Mid-Atlantic
Comments are being solicited from the public about a proposal to use dredge materials to build up marshland near Wachapreague, Virginia. (Photo: Submitted image)

Army Corps details plan to use dredge spoils for marsh restoration in Accomack Virginia

Representatives from the U.S. Army Corps of Engineers were in Wachapreague on Tuesday to answer questions and solicit comments from the public about a proposal to use dredge spoils to build up nearby marshland.

The Army Corps and the Virginia Marine Resources Commission recently announced the release of a draft program related to proposed future beneficial uses of dredged material in the Cedar Island area.

Members of the public could submit comments about the plan at the open house at the Virginia Institute of Marine Science's Wachapreague campus on Tuesday, or may comment on the Draft Integrated Feasibility Report/Environmental Assessment until June 18.

Marshland near Wachapreague, Virginia is the subject of proposed beneficial use of dredge spoils by the U. S. Army Corps of Engineers.
Marshland near Wachapreague, Virginia is the subject of proposed beneficial use of dredge spoils by the U. S. Army Corps of Engineers. (Photo: Staff photo by Carol Vaughn)

An electronic copy of the draft assessment is available for public viewing at the Continuing Authorities Program, Section 204, Beneficial Uses of Dredged Material study website: https://www.nao.usace.army.mil/About/Projects/Cedar-Island-CAP-204/\

Comments are being solicited from the public about a proposal to use dredge materials to build up marshland near Wachapreague, Virginia.
Comments are being solicited from the public about a proposal to use dredge materials to build up marshland near Wachapreague, Virginia. (Photo: Submitted image)

Comments are being solicited from the public about a proposal to use dredge materials to build up marshland near Wachapreague, Virginia. (Photo: Submitted image)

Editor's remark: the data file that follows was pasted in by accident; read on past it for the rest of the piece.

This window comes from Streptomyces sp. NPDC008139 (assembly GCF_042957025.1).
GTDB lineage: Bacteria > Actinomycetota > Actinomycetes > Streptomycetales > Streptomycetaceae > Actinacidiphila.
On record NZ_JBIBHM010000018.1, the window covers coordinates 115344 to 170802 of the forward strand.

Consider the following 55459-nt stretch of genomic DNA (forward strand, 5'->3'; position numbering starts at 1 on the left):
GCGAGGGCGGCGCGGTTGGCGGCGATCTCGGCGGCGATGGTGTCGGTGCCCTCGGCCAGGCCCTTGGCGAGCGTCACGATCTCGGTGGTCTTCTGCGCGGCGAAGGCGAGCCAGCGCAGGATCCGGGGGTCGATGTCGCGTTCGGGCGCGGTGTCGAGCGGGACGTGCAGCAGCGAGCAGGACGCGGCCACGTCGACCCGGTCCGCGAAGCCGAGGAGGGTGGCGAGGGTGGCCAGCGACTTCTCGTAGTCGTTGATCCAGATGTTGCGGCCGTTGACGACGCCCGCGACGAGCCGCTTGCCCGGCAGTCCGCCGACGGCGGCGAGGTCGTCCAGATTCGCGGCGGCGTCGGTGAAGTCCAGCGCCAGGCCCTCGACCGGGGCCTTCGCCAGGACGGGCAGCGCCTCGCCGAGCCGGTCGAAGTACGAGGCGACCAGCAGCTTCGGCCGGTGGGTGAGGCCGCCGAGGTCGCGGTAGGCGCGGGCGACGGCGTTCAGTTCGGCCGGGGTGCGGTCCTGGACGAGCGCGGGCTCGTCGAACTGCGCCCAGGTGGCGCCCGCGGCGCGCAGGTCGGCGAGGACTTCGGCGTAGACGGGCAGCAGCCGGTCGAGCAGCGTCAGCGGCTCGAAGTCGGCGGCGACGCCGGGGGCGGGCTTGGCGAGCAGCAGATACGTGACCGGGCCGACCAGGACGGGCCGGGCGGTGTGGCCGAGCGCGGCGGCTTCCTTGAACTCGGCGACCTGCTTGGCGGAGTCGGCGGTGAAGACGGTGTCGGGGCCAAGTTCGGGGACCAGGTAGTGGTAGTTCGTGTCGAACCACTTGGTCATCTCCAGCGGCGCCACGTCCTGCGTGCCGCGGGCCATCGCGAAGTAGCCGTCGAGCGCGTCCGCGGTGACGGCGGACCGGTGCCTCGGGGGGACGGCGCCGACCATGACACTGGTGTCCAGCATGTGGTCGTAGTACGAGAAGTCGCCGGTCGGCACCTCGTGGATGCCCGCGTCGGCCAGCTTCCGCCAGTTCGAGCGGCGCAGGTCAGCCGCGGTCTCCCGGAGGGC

People may submit comments until June 18 to Richard Harr, USACE, via email, mail or telephone at richard.m.harr@usace.army.mil; ATTN: Richard Harr, Department of the Army, U.S. Army Corps of Engineers, Norfolk District, Fort Norfolk, 803 Front St., Norfolk, VA 23510; or at 757-201-7746.

RELATED    Cedar Island marsh expansion to protect against sea-level rise in Accomack

Members of the public look at displays during an informational meeting about an Army Corps proposal for beneficial use of dredge spoils in Wachapreague, Virginia on Tuesday, June 4,  2019.
Members of the public look at displays during an informational meeting about an Army Corps proposal for beneficial use of dredge spoils in Wachapreague, Virginia on Tuesday, June 4, 2019. (Photo: Staff photo by Carol Vaughn)

According to the study, the project, if approved and funded, could:

  • Reduce the current rate of tidal wetland shoreline and marsh island degradation and loss
  • Expand and enhance the existing wetlands and marsh islands to enhance fish habitat, fishery resources, and wildlife habitat
  • Increase the area of intertidal mudflat habitat to provide increased foraging opportunities for avian fauna
  • Create long-term, sustainable solutions to reduce tidal wetland erosion rates, increase sediment accretion rates, and increase shoreline protection
  • Enhance existing shoreline protection to the town of Wachapreague through wetland and marsh island creation, enhancement and protection
  • Adaptively manage dredged material placement sites in response to the constantly fluxing ecosystem under the continual threats of such erosion, subsidence and sea-level rise.

The Army Corps analyzed wetland loss in the Cedar Island back barrier area from 1931 to 2016.

“The idea is to use the dredge material from the Bradford Bay and Finney Creek channels, which are authorized federal navigation channels that the Army Corps currently dredges, and instead of putting the material in open-water disposal, we would try to get more environmental benefits and use that for wetland enhancement and/or restorations,” said Alicia Logalbo, chief of the Environmental Analysis Section of Planning and Policy Branch of the U.S. Army Corps of Engineers Norfolk District.

After studying different options for using the dredge material, the preferred option is to spray a thin layer of dredge spray on existing wetlands in the southern half of the Fool’s Gut marsh island.

“Basically, the idea would not be to change the wetland system, but just to enhance it and help maintain the existing elevations on the island to help address sea-level rise and subsidence issues that are currently being faced by the wetland,” Logalbo said.

Read Delmarva Daily Times article . . .